When People Lived Till Only 40 or 50, When Did They Retire?

Life expectancy has increased tremendously over the last century and a half. In 1900, life expectancy in developed countries was only 40 to 50 (see table). Today it is close to or over 80 in developed economies.

I was curious about how the retirement age has changed over this time. To this end I found a few helpful documents and sites such as Gary Beene’s Retirement Information Centre. It would seem that in most of the 19th century, people worked pretty much all their lives, as long as they were physically able, death then following soon after. Many were self-employed at the time, working on their farms, for example. When the industrial revolution started in the late 19th century people became wealthier and social security during retirement started to become a viable idea. Among the first to get such privileges were war veterans. Retirement benefits were paid for just a few years (maybe 2-5 years) while people lived, as older people were deemed to be in an insufficiently healthy state to contribute to the workforce.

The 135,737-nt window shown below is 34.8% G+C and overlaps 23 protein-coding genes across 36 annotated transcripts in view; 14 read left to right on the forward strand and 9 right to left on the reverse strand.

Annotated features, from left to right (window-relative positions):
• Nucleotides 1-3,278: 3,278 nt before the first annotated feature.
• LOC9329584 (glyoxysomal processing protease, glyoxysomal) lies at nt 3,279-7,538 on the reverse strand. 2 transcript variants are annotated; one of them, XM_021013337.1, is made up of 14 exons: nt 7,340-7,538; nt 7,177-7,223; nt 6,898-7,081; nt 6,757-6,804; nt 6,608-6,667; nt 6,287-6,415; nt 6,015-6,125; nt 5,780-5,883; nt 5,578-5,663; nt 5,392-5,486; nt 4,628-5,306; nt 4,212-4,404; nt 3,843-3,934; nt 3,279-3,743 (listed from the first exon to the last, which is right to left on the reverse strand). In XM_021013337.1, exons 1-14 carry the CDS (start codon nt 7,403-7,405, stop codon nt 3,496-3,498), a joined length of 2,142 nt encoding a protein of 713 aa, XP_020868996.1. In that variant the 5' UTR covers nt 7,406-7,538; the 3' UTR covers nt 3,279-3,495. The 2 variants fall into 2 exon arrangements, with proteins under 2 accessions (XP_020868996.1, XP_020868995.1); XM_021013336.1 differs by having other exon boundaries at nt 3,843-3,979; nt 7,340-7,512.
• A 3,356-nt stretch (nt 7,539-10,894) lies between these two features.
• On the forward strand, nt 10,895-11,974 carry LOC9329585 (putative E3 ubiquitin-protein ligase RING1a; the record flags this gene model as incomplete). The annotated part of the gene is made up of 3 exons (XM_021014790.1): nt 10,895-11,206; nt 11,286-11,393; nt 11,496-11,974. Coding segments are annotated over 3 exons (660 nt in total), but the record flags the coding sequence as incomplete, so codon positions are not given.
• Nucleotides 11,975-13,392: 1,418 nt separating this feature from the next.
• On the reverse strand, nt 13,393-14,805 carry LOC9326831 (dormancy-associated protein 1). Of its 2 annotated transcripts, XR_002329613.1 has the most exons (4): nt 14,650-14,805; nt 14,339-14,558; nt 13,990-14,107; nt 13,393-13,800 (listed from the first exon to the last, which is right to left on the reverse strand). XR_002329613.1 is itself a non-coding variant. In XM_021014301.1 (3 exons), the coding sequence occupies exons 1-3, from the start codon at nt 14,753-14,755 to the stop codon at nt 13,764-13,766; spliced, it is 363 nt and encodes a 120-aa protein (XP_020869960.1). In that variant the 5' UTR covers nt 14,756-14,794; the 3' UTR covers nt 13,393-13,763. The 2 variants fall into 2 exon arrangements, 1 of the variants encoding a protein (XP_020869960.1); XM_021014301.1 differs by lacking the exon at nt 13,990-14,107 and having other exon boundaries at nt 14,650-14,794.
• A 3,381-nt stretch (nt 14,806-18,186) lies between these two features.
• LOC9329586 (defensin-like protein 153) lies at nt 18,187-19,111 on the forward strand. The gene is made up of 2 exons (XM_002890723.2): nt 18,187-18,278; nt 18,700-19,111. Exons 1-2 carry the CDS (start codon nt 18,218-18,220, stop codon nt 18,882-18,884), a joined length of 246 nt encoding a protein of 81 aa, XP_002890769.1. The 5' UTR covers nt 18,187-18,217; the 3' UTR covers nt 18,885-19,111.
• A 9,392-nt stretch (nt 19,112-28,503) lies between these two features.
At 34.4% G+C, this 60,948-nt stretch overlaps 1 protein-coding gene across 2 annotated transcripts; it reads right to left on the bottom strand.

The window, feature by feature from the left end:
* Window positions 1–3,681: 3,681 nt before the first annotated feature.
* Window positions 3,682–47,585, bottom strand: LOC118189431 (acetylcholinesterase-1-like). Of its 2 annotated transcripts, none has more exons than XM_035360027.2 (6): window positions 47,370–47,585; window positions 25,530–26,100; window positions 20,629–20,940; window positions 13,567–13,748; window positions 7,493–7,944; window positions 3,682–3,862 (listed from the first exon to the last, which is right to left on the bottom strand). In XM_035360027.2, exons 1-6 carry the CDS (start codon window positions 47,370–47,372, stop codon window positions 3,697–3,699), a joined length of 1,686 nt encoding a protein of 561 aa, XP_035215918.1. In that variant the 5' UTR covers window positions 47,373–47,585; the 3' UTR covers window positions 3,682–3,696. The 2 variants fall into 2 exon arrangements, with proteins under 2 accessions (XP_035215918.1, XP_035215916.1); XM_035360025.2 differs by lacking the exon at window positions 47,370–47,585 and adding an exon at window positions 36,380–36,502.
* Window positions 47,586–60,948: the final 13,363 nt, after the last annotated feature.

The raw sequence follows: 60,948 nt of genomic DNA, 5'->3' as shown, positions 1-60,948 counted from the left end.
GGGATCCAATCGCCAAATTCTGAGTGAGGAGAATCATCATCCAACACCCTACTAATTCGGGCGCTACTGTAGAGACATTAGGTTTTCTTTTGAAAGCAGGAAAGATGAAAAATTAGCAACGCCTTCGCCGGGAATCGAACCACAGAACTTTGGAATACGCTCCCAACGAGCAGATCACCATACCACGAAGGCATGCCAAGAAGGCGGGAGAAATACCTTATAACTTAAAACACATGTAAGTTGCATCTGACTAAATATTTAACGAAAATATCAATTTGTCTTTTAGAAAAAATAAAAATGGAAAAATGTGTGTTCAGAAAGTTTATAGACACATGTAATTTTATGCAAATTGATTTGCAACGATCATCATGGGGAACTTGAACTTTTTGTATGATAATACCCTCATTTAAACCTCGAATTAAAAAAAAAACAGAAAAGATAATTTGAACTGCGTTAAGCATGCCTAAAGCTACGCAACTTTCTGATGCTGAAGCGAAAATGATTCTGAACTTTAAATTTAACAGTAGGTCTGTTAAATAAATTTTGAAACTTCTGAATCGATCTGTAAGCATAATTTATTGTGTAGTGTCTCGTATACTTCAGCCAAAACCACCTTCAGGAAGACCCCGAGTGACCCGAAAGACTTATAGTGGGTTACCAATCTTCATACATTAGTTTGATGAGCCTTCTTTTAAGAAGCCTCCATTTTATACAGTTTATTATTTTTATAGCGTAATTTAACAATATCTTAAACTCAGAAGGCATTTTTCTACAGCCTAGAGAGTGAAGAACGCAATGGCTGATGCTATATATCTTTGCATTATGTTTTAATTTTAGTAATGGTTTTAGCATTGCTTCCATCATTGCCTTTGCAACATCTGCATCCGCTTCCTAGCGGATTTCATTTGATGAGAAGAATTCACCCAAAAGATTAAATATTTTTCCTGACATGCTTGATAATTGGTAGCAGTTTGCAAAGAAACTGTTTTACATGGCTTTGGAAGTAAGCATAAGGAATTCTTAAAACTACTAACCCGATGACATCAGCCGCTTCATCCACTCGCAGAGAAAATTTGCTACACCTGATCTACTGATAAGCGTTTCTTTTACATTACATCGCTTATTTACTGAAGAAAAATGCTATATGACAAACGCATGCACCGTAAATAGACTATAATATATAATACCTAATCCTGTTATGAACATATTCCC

Going into the 20th century, not only have people survived to a much older age, they are also now much healthier during those older ages, as a result of vast advances in medical technology. Today, with retirement ages in the 60s and people living till the 80s, pension funding has gone haywire. Retirement ages have not kept up with increases in life expectancy. Retirement funding in a big way started during the last century, for generous pension benefits and proved unsustainable later because of both increasing life expectancy and lower interest rates.

A recent issue of Bloomberg Businessweek had an article that the Japanese are still working, at least part-time after formal retirement, not just for the money but because they are physically and mentally able and want to do something meaningful. We have seen a tremendous shift from the norms of the 19th century and the (different) norms of the early and late 20th century respectively. Surely, the way we look at work and retirement going forward will also have to undergo radical change.

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